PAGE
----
As those of us who have practiced in the Superfund arena for some time know, in the early years of Superfund litigation, such litigation was, from the defendant’s perspective, brutish and short, if not nasty and mean. The DOJ attorney would, in essence, march into court, state “I am from the government; I win,” and the case would be over.
In recent years, that approach has not proven quite so uniformly successful. The key case in the defendants’ arsenal is United States v. Bestfoods. In Bestfoods, the Supreme Court looked to traditional common law principles regarding corporate law to assess the potential liability of a parent corporation under CERCLA. The Court concluded that a parent corporation could not be held liable for the acts of its subsidiary unless the traditional test for piercing the corporate veil could be met.
In a recent decision, the Seventh Circuit Court of Appeals also looked to common law principles in assessing liability under CERCLA. Once more, reference to the common law spared the defendant – at least temporarily – from the Superfund gallows. In United States v. Capital Tax Corporation, the defendant had purchased tax certificates from Cook County with respect to certain contaminated property. After it found a buyer for the property, Capital Tax then actually obtained tax deeds to the property. Capital Tax had no written agreement with the buyer and did not transfer the tax deeds to the buyer, because the buyer never made full payment of the purchase price.
Eventually, EPA issued an administrative order to Capital Tax requiring it to clean up the property. When Capital Tax refused to do so, EPA performed the cleanup and sued Capital Tax, seeking recovery of response costs and penalties for failure to comply with the order. Capital Tax defended the case, arguing that, although it did hold legal title to the property, it did so only as security for the balance of the purchase price. In other words, Capital Tax asserted that it was entitled to the security interest defense under § 101 of CERCLA.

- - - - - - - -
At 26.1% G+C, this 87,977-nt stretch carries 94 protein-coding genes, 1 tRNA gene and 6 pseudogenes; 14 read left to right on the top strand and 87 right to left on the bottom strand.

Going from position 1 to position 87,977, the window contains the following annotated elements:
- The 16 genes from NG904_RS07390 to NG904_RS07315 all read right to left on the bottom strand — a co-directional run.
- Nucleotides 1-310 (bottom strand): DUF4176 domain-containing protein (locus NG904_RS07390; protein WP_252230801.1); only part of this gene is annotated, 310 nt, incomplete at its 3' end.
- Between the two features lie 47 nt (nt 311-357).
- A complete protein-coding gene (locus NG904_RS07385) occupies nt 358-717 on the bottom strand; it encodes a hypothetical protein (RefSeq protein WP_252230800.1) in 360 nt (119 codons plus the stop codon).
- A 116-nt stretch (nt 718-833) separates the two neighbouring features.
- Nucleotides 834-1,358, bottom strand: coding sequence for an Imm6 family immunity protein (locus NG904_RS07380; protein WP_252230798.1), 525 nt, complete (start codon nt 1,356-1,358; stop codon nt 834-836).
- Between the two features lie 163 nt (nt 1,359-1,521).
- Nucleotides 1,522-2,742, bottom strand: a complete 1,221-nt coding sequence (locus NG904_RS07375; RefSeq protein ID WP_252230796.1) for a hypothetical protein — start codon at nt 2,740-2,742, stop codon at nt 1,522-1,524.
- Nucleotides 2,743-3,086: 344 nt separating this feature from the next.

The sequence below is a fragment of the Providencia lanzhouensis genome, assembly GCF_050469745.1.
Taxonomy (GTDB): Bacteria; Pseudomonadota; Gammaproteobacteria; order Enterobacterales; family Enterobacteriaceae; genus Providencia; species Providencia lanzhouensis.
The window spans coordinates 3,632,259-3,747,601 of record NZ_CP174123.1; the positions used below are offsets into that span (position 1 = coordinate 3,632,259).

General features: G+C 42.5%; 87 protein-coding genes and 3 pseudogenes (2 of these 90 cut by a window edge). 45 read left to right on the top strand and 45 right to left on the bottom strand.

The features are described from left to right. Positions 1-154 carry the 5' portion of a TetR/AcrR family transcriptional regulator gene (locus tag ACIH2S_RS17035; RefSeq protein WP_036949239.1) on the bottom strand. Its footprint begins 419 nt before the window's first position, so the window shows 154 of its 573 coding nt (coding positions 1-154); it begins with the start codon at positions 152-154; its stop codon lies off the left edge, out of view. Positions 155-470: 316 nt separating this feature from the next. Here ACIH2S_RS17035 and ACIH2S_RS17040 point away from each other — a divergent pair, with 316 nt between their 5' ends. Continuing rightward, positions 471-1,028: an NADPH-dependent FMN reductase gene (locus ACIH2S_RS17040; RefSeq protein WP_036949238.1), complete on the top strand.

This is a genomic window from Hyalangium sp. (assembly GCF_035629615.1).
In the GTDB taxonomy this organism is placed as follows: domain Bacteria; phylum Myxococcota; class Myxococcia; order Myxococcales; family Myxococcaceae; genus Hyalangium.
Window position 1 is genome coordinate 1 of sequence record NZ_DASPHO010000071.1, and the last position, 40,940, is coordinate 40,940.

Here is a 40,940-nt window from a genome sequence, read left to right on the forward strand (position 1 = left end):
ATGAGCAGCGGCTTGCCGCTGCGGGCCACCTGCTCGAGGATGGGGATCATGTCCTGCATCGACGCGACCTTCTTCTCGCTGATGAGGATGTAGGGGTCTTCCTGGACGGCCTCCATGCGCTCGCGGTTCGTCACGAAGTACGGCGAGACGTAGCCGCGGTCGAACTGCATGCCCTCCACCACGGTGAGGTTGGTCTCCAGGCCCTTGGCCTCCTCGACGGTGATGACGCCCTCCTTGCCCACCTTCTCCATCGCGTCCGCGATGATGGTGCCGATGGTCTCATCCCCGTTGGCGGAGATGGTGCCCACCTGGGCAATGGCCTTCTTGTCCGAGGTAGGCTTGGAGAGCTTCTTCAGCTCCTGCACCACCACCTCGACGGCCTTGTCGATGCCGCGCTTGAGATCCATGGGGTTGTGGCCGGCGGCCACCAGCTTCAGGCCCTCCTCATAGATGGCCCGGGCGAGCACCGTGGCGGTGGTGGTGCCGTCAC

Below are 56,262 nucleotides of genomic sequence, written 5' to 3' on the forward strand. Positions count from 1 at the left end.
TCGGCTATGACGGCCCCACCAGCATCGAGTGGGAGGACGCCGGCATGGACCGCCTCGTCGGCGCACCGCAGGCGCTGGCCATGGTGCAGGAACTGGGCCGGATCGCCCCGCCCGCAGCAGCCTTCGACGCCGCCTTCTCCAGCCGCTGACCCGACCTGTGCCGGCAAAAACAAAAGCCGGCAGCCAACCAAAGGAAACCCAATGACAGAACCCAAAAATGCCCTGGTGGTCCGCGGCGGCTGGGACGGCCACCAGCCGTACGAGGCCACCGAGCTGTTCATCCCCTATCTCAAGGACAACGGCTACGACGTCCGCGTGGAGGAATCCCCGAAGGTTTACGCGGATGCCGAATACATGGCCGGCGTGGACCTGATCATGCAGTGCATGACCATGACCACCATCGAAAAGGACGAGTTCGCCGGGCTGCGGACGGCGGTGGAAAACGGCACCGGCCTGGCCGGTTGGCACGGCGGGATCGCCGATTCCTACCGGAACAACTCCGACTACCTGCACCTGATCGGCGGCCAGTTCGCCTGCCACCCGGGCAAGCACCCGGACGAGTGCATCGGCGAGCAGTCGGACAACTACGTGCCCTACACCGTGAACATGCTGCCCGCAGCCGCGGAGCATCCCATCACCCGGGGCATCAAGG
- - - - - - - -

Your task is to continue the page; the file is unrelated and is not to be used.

The Court found for Capital Tax, but took a slightly different approach. The Court concluded that Capital Tax should have an opportunity to establish that it is not the current owner of the property because, under the doctrine of equitable conversation, the true owner was the party to whom Capital Tax intended to sell the property.
Ultimately, the facts of the case are complicated, obscure, and not necessarily transferable to other cases. What is transferable is the Court’s insistence that state common law rules about ownership are important in determining whether a party is an owner under CERCLA. As the Court stated,
The understanding that state law governs property and the expectations built around that understanding strongly suggest that the federal standard should be rooted in an adoption of state property law. … To invent out of whole cloth a distinctly federal law of property would be inappropriate, if not impossible.
The lesson from Capital Tax is thus a simple one, even if its application may be complicated in specific cases. CERCLA does not mean that the government always wins. It does not mean that common law is irrelevant. If a party’s status is the determining issue for Superfund liability, then the party should carefully consider what applicable state common law says about that status. The government may still win most of the time, but the defendants now have at least a few arrows in their quiver.